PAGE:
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Stanford researchers develop financing framework to fund critical freshwater projects

Using lessons from the energy sector, Stanford researchers outline strategies to bring the nation’s water infrastructure into the 21st century.

Residential towers in Milan, Italy, use filtered gray water from the building itself to irrigate trees, an example of innovative water use. Stanford's Water in the West program has developed financing frameworks that could be used to encourage such uses.

Residential towers in Milan, Italy, use filtered gray water from the building itself to irrigate trees, an example of innovative water use. Stanford’s Water in the West program has developed financing frameworks that could be used to encourage such uses.

A new report by a team of researchers at Stanford University offers a framework to fund water projects based on lessons learned from the energy sector.

“Our sophisticated water system is slowly reaching the end of its lifetime and is in need of renewed investment due to population growth, urbanization, climate change impacts, environmental degradation, aging infrastructure, and ever-increasing operation and maintenance costs,” said report co-author Newsha Ajami, the director of urban water policy at Stanford’s Water in the West program. “Tackling these modern challenges calls for new thinking and innovative, multipurpose infrastructure solutions.”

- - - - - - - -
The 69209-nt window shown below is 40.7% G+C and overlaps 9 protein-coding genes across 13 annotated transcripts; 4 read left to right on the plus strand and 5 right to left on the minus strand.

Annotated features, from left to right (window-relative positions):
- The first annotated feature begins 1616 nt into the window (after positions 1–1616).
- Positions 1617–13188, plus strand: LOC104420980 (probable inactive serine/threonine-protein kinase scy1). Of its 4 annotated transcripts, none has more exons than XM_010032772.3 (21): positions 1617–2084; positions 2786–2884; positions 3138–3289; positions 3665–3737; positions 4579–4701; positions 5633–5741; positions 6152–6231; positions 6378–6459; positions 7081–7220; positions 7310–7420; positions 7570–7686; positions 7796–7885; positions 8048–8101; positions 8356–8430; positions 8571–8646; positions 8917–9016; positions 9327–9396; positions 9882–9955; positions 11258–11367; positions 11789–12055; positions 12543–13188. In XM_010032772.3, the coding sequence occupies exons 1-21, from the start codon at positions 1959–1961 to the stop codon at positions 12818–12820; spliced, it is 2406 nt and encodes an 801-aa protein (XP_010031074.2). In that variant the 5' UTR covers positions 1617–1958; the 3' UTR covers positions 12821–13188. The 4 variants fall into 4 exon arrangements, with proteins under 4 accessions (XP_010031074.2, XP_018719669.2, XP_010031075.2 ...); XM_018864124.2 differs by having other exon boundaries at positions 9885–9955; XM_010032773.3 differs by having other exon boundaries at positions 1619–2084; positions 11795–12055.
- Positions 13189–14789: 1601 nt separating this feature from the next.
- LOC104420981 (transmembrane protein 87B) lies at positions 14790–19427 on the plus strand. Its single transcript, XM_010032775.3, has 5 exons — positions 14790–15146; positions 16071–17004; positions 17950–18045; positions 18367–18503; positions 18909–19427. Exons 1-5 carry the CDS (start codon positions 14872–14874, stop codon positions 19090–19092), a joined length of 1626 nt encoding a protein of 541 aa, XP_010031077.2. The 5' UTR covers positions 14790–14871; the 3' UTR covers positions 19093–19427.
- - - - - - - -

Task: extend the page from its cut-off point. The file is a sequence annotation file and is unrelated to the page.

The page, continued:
The new report also calls for significant investment, which is harder than ever to come by when traditional federal and state government funds are limited. Local utilities and municipalities are often too cash-strapped to meet existing operations and maintenance obligations, let alone finance new projects.

The recommendations include:

Catalyzing change through external forces. Regulations such as direct enforcement, economic incentives and innovative pricing structures that have proved successful in the electricity sector can similarly be used to promote adoption of innovative water projects.

Establishing public and private funding. In the electricity sector, distributed clean energy projects – such as customer-, community- or utility-scale solar and wind energy systems ­– often rely on a diverse set of public and private funding sources. Similarly, the water sector should take advantage of funding sources such as bonds, end-user fees and venture capital.

Using resource pathways to facilitate flow of funding. Once funding for a project has been acquired, stakeholders should be able to access these funds through resource pathways. Pathways used in the electricity sector include loans and grants, rebates, tax credits and on-bill initiatives. They could be used in the water sector to promote cost-sharing opportunities among customers or to eliminate upfront costs.

Creating innovative governance structures to enable project implementation. Given the many diverse stakeholders and complex transactions involved, distributed solutions can be difficult to manage under a traditional project management scheme. Novel governance tools such as net metering, end-to-end service companies and project or financial aggregation have been useful in the energy sector and hold promise for use in the water sector.

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